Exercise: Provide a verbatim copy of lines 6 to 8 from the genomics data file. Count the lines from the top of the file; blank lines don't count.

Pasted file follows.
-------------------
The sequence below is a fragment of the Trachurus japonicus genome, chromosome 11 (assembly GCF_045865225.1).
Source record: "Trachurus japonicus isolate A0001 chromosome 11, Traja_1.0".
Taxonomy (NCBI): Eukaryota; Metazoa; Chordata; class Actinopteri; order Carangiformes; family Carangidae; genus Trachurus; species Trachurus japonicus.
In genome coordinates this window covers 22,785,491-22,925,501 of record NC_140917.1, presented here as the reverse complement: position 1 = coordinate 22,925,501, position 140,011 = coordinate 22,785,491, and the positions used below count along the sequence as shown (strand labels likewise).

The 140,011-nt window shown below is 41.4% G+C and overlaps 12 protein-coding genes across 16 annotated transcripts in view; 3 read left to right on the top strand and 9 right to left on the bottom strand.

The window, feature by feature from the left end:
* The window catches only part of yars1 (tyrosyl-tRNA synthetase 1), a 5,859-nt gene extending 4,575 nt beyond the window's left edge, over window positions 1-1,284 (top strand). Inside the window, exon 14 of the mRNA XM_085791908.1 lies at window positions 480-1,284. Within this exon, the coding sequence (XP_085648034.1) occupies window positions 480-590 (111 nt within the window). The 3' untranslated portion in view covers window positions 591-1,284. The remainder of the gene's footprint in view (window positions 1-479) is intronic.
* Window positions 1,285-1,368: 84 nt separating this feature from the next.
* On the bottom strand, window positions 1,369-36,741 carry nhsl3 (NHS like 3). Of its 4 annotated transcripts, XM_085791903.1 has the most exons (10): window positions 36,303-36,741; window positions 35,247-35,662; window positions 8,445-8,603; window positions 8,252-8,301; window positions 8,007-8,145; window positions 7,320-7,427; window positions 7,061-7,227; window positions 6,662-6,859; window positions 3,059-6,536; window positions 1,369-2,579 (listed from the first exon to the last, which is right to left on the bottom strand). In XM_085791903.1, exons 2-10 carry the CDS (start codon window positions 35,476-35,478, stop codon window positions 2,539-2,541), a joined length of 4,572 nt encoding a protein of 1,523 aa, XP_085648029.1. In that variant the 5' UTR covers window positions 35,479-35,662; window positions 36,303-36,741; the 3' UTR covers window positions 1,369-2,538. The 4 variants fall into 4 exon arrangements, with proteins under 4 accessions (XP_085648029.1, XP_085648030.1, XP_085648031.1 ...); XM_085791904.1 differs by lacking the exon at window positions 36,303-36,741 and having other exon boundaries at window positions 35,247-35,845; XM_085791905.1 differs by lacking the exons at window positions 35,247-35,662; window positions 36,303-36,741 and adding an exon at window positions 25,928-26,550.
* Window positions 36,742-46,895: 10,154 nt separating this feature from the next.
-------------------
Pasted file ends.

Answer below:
The window, feature by feature from the left end:
* The window catches only part of yars1 (tyrosyl-tRNA synthetase 1), a 5,859-nt gene extending 4,575 nt beyond the window's left edge, over window positions 1-1,284 (top strand). Inside the window, exon 14 of the mRNA XM_085791908.1 lies at window positions 480-1,284. Within this exon, the coding sequence (XP_085648034.1) occupies window positions 480-590 (111 nt within the window). The 3' untranslated portion in view covers window positions 591-1,284. The remainder of the gene's footprint in view (window positions 1-479) is intronic.
* Window positions 1,285-1,368: 84 nt separating this feature from the next.